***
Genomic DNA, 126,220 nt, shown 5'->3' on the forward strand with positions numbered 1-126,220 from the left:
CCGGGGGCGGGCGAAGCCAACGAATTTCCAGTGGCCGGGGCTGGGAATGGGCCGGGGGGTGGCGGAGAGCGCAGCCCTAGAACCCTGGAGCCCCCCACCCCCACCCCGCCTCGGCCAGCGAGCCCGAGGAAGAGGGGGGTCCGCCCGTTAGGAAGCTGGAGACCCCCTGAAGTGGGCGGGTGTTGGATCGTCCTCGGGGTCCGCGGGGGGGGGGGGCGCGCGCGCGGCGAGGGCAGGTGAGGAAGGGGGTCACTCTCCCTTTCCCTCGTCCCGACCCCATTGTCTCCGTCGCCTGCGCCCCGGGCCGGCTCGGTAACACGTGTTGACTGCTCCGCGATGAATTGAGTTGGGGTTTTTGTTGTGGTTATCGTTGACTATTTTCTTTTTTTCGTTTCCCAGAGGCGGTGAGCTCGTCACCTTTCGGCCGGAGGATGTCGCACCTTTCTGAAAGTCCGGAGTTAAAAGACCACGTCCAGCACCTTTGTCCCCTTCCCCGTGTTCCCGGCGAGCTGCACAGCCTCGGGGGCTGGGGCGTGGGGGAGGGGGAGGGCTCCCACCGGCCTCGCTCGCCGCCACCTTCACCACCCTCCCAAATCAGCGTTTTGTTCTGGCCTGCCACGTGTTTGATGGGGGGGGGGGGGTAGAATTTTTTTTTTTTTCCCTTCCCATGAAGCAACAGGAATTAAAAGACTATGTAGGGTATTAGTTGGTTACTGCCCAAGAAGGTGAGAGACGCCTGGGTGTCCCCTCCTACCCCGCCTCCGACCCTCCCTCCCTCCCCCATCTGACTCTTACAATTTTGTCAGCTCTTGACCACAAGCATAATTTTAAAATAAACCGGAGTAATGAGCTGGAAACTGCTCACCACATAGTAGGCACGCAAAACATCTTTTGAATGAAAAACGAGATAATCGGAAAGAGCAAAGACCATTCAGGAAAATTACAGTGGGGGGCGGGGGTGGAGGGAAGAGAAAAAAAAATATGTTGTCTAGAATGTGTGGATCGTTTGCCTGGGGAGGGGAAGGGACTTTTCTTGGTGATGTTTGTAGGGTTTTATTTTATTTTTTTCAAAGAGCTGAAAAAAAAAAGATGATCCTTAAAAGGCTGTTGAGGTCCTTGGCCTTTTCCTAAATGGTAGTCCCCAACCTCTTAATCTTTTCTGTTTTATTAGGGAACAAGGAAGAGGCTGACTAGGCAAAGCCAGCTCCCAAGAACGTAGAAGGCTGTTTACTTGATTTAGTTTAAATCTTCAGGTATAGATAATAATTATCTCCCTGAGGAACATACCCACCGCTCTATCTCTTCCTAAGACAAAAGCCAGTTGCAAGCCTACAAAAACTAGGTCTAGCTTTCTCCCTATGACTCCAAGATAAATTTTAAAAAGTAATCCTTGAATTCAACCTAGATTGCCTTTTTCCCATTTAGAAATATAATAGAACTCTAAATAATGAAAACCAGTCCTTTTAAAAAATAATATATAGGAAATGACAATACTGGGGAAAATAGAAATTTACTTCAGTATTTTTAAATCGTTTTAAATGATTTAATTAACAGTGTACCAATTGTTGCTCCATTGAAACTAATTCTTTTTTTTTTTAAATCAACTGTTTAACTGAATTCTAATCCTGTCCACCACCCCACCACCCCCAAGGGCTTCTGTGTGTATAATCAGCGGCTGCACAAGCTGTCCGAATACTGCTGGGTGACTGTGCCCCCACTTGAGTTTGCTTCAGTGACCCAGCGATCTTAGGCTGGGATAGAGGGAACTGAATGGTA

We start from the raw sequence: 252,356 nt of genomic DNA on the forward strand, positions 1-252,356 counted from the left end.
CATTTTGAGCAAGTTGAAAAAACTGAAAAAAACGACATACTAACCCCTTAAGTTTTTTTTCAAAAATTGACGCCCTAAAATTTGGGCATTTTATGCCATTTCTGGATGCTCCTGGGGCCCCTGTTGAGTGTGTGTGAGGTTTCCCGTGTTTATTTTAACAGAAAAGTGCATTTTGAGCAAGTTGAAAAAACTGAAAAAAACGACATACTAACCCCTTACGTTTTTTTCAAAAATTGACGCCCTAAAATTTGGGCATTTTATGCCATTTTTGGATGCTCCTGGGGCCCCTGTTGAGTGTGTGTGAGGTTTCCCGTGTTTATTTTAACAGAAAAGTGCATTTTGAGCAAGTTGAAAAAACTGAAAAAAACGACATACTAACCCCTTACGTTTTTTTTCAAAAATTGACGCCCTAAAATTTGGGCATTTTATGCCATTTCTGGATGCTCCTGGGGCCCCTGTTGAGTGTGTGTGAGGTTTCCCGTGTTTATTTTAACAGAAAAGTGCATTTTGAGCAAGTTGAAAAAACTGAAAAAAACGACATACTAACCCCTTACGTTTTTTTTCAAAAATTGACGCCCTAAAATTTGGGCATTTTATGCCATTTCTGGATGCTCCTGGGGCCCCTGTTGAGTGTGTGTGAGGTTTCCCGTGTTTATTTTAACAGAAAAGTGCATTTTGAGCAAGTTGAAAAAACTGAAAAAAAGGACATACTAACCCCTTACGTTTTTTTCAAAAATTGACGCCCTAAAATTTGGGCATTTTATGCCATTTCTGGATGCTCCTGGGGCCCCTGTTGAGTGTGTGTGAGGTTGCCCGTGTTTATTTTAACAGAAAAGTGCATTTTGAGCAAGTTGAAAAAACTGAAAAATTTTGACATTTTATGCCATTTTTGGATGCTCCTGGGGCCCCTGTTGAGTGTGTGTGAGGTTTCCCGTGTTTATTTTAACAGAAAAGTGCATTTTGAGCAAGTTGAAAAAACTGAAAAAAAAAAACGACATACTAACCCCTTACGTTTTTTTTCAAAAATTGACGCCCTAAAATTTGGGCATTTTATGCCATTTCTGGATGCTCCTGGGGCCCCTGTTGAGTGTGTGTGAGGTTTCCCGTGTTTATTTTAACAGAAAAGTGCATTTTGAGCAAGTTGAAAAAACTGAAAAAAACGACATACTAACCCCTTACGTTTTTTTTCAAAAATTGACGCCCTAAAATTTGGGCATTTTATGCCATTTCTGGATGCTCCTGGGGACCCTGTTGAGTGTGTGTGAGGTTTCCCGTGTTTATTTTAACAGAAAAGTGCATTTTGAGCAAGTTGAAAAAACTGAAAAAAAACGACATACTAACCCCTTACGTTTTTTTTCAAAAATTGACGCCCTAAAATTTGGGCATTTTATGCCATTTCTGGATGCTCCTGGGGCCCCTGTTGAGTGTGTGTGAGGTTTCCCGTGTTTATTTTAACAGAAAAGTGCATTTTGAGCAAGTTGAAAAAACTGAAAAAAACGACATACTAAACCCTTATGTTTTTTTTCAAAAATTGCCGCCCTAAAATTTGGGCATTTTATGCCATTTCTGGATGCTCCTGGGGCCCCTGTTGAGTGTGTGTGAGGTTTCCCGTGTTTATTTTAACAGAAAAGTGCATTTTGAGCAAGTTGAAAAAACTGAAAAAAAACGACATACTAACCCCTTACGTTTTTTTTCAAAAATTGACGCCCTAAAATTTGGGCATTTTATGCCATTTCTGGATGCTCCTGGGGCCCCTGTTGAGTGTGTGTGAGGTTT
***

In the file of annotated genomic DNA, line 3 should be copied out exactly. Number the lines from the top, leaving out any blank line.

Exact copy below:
We start from the raw sequence: 252,356 nt of genomic DNA on the forward strand, positions 1-252,356 counted from the left end.